Virtual reality is another form of technology with which our society has barely scratched the surface, particularly speaking as a car accident lawyer. Creating simulated experiences to those found in the real world, virtual reality technology allows a user to visualize and partake in moments that would be otherwise unattainable. For example, when a car accident lawyer argues a case, the use of virtual reality could be used to recreate the incident in the place that it occurred to give the viewers or jury a far more immersive perspective.
Innovations in virtual reality could eventually allow a jury to be transported to the scene of a crime or incident, allowing them to get a firsthand feeling and view of how events allegedly transpired. Prosecutors, defense attorneys, witnesses, and judges will all one day benefit from being able to utilize virtual reality to get more accurate visualizations of the information being reviewed in court.
Outside of the courtroom, there are yet more examples of how virtual reality can change an attorney’s perspective of a case. I recently represented a client who was found in pool of blood in a warehouse. Unfortunately, he was severely brain damaged, and was unable to tell us how or why he was injured. My expert took several 360 degree and 3D photographs and videos, which we uploaded to virtual reality helmets for the attorneys in my office. Our team of attorneys was able, over the next several weeks, to virtually inspect the accident scene dozens of times while forming new theories of the case as more details evolved. We were able to return, again and again, to the scene to check a detail or look at a newly important piece of evidence – something that is impossible in a traditional, one-shot inspection. Viewing the scene through virtual reality offered an actual optical perspective that would have been impossible to represent in a traditional, 2d photograph. That advantage ended up being critical to ultimately being able to describe how the injuries occurred in the case.
Another development that may become more prevalent is the use of video chat during pre-litigation and perhaps even in the courtroom by a car accident lawyer. Some states have now begun to allow video-conference technology, such as Skype or Facetime, to replace the rule of actual personal appearance for notaries. Some lawyers now attend inspections with similar technologies, and more are using them to bring specialized, out-of-state experts to a scene. The benefits are obvious: lesser travel costs and more flexibility in choosing an expert, although with the proviso that an expert who is physically present is certainly going to be more credible to a jury.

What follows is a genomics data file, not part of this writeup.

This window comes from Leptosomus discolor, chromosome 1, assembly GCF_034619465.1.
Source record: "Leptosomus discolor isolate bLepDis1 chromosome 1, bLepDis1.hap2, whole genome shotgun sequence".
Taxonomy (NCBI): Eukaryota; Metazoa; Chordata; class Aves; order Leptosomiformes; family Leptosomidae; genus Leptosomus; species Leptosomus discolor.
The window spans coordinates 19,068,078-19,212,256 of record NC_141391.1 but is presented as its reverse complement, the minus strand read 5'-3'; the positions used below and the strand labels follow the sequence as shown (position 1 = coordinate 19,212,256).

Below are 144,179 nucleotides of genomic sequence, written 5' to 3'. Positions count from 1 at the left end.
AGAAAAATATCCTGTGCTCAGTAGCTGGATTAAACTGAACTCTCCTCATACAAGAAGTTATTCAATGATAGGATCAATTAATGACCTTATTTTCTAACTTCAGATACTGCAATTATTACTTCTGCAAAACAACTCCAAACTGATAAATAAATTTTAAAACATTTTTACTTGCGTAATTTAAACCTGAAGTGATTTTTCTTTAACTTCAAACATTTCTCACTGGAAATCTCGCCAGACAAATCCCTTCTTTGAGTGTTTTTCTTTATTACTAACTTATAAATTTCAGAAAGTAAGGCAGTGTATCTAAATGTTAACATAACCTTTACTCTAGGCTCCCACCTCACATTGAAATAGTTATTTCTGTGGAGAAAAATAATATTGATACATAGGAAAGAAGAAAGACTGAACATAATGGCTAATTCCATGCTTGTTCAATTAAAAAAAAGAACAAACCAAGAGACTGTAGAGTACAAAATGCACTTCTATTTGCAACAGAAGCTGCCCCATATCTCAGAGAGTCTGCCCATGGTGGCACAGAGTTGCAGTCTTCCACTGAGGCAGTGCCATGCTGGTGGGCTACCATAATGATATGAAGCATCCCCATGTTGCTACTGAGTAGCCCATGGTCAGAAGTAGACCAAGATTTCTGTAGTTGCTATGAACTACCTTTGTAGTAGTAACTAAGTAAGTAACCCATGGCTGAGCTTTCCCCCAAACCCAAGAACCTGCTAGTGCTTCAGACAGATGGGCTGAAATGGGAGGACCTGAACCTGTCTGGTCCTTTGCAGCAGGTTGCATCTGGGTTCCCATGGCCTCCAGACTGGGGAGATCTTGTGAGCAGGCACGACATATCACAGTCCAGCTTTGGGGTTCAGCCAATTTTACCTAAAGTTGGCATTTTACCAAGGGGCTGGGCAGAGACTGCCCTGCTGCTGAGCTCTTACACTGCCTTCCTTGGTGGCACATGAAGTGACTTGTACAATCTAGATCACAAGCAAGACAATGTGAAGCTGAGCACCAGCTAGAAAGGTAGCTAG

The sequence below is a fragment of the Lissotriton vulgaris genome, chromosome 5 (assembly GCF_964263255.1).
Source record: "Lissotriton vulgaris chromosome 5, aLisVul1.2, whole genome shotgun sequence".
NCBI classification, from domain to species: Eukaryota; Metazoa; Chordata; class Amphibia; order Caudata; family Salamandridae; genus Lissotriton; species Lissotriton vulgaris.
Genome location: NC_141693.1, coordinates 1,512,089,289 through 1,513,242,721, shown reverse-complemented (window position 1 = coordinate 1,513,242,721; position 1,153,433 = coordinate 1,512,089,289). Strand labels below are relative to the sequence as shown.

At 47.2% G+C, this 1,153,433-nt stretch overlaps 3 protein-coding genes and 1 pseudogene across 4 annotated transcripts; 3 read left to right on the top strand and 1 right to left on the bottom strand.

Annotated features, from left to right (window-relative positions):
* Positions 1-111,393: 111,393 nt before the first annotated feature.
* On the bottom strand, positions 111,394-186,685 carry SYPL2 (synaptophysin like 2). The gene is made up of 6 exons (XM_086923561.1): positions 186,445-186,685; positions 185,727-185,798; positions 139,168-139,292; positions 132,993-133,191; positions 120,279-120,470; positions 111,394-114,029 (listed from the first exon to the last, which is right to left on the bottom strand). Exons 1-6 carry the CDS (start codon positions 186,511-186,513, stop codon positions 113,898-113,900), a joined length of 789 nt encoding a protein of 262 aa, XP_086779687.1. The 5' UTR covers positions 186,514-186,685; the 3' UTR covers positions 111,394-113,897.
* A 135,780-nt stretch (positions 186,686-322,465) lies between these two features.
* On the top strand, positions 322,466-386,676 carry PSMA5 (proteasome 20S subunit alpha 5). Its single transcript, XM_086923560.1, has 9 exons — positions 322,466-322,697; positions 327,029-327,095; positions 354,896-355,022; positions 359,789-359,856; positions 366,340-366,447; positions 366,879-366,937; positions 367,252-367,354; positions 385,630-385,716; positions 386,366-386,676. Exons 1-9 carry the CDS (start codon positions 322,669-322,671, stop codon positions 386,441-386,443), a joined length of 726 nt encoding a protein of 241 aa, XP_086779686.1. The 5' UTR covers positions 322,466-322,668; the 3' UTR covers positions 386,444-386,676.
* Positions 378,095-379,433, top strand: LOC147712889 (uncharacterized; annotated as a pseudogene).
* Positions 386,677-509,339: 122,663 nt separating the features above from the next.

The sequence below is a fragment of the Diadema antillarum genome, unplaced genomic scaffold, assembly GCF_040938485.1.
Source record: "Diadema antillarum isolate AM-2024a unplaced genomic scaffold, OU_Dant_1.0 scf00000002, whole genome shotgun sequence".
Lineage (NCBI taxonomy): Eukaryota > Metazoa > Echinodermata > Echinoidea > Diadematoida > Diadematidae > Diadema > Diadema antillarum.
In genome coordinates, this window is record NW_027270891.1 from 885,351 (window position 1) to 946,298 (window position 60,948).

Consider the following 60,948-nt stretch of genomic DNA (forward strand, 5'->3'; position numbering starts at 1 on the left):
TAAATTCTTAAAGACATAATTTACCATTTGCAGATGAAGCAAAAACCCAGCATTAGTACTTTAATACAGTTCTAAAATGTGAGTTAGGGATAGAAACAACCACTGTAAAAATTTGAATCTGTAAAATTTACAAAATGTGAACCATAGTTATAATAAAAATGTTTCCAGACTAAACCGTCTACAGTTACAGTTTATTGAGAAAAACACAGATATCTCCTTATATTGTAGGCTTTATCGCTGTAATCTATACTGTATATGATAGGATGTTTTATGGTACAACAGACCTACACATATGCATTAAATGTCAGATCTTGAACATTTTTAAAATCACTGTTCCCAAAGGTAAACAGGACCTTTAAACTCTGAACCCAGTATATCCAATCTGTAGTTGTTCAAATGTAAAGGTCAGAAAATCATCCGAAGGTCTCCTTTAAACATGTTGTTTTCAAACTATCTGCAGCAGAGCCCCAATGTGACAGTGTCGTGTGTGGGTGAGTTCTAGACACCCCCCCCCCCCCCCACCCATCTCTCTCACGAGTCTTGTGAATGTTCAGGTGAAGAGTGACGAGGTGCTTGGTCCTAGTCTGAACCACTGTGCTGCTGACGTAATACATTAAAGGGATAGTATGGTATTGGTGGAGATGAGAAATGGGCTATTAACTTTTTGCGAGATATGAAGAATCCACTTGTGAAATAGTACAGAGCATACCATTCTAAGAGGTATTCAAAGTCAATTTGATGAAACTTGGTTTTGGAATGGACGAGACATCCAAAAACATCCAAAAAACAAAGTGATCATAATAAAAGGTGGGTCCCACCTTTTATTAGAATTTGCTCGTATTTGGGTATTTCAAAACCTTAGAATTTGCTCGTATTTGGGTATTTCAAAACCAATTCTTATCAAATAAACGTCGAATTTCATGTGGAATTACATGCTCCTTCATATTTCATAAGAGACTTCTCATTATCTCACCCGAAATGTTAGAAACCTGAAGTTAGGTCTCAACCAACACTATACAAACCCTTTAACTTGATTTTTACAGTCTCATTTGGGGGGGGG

In the future, we may also see expanded use of video conference court appearances, with experts and doctors testifying “live”, but from their office or home. It is possible that greater acceptance of video conference experts will even supplant the traditional videotaped deposition. Certainly, I think a jury would be more interested in a “live” witness, even if only through video conferencing, than in the dry recorded testimony of that same witness. “Live” testimony would be more dynamic, and would better able to address the issues and questions that arise during any particular trial as opposed to a static recording.
What’s to Come for a Car Accident Lawyer
As technology continues to advance, we will surely see more advancements in law, both in the courtroom, and out of it. The courtrooms of today will look nothing like the courtroom in 2050. Who knows? We may even see physical juries replaced by jurors who “log into” the courtroom, and have access to a myriad of tools that we are now only beginning to design. It is certainly an exciting time to be an attorney, and it is of critical importance to be aware of new technology and accept it to build a successful law practice.
An abridged version of this article first appeared in Law.com’s Legaltech News.